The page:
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Iranian Food

Visits to Iran result in a striking variety of flavors. Among the familiar kebabs and certainly the grilled lamb testies, there is a wide variety of foods: caviar, pickles and smoked fish; samosas, falafel and hot and sour shrimp in the south; noodles, wholegrain and rosewater-scented ice cream.Take a look at the location of Iran on the map and it is easy to understand why the coverage of natural foods is so wide. Iran, which was once the center of the Iranian Empire, neighbors the countries of the former Soviet Union as well as Afghanistan, Pakistan, the Arab states and Turkey. Despite being part of the Middle East, Iran has close ties with Europe, the Far East and Africa thanks to its central location on the Silk Road trade route.
 
 

Moreover, Alexander the Great, the former warrior of Greece, conquered the Persian Empire in the 4th century and was later invaded by Arabs, Turks, Mongols and Uzbeks. While the Iranians already have an advanced food identity before this invasion, they have assimilated what foreigners bring. Consider the Russian method borscht found in beans, herbs and cumin, cucumber and Chinese noodles in the soup of sour fermented pestle water.

 Many coveted content such as pistachio, almond, walnut, saffron, mint, orange, pomegranate and grape are unique to Iran. Iran has a variable climate with four different seasons, and contrary to other parts of the Middle East where dry land restricts which nutrients can be grown, the old Persians are transformed into
fertile waters of arid land with underground aquifers attracting molten snow water. A kitchen full of bright, emotional, fruit-and-plants was born.
 
 
 Fesenjan (Pomegranate Stew)
 
This iconic stew is an important part of every Persian wedding menu, pomegranate with chicken or duck mating. Round walnut, pomegranate salad and onion are boiled slowly and thick sauce is made. Sometimes saffron and cinnamon are added and may be a pinch of sugar to balance the acid. Fesenjan has a long family tree. Archaeologists have found stone tablets written in the remains of Persepolis, the ancient ritual capital of the Persian Empire, back to 515, listing the early Iranian goblet staples. The main contents of Fesenjan included walnuts, poultry and pomegranate preserves.
 
 
 Bademjan (Eggplant and Tomato Sauce)
 
This stew is a worthwhile feature that shows that tomatoes are cooked with glittering red-gold color on turmeric, an oil gloss on them, and cooked long enough to raise oils in Moroccan dishes. A little tartar, tomato juice, lemon juice and sometimes juicy grapes are checked by the aubergine which is fried as golden brown, then cooked with onion, lamb and lamb. tomatoes and spices. Like all Iranian beans, the badminton is thick and it means that the fork must be eaten over the rice.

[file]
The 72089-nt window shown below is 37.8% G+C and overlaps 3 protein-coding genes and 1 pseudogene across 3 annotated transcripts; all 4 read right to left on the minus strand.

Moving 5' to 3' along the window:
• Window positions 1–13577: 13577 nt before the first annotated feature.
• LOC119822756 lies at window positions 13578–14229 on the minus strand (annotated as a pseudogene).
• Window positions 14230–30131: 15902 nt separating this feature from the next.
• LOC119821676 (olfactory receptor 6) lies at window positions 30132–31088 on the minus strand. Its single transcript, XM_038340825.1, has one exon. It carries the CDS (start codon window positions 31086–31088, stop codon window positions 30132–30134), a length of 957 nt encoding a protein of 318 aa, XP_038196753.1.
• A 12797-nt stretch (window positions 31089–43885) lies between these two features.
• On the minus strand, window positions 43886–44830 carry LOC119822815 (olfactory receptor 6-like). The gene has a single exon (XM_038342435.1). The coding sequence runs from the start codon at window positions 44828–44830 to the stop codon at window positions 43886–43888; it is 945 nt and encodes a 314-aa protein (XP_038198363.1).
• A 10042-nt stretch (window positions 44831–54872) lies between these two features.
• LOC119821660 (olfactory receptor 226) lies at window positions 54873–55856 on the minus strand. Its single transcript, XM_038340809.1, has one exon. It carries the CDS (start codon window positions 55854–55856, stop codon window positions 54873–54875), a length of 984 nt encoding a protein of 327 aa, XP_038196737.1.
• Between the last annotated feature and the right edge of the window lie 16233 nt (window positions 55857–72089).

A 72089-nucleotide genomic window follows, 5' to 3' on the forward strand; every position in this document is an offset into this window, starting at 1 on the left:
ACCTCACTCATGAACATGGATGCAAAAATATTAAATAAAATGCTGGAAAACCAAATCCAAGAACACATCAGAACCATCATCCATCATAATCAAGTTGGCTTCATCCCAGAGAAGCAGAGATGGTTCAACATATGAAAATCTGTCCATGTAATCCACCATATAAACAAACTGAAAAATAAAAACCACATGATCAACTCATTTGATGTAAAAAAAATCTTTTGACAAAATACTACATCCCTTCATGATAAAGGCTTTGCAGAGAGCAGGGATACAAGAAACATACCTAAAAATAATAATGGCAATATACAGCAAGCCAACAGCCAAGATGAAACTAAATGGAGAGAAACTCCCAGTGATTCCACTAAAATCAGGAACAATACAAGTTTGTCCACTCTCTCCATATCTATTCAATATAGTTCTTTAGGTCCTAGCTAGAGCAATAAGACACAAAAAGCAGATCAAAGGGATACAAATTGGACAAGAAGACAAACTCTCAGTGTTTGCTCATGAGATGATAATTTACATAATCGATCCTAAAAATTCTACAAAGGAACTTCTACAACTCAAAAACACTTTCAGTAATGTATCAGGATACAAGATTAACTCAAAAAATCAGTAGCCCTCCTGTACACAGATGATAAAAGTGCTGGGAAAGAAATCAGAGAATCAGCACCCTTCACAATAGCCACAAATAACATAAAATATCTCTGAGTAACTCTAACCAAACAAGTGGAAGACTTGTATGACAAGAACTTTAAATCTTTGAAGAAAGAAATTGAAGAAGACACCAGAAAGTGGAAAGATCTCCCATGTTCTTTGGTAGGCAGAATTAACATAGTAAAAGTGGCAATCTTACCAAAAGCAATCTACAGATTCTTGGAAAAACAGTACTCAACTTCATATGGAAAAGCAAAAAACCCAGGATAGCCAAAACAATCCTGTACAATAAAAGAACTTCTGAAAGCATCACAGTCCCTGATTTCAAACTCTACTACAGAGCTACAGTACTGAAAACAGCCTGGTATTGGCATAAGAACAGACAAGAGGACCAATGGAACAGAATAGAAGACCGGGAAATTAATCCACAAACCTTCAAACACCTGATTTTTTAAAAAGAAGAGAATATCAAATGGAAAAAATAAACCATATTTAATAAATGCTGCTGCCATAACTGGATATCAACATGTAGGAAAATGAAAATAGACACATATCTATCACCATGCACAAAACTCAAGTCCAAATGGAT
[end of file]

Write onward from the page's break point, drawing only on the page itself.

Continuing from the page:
Baghali Polo (Rice with Dill and Fava Beans)
 
In Iranian dishes, rice butter and saffron can be prepared as chelo only. But, as is often the case, it is cooked with other ingredients and is called polo. Polo can be prepared with herbs, vegetables, beans, nuts, dried fruit, meat and even noodles, and is located in the center of the dishes. This polo fava bean is young and tender and very good in the spring in the dill season. The dish is flecked with green dill and favored and is often cooked with very tender lamb pieces. Alternatively, the bone can be served with lamb. Pirincin must be soft saffron flavored with saffron mixed into the rice before serving.
 
 
 
 Zereshk Polo (Blueberry Rice) 
 
The Iranians love sour tastes. Like cranberries, barberries have a vibrant red color, but they are even more sour. This classic brass bowl is covered with red fruit that has been dried before being cooked and then re-boiled with water. Rice is cooked in large quantities, which helps to soften the intensity of the strawberry. Quince, rhubarb, green plum, sour orange, lemon, lemon, dried lime, sour cherry, tamarind, sumac and pomegranate are used to make the food more delicious.
 
 
 
 
 
 Gormeh Sabzi (Green Herb Stew) 
 
Herbs, beans and lamb, made from deep green gormeh patty satisfy two Persian flavor obsessions: sour and full of herbs. Casserole lemon omani dry limes, experienced with Persian. This lime is extra heavy and sour, adds a unique flavor to the taste with bitter taste. The other patience in Gormeh sabzi is that most gypsy leaves are foreign to many Westerners. Other herbs include parsley, coriander and sardines.
 
 
 Ash-e-Reshteh (Noodle and Bean Soup)
 
Noodle, beans, herbs and a leafy green soup with spinach and beetroot leaves. Inside are mint oil, crispy onion and sour wasabi, which looks like sour yogurt.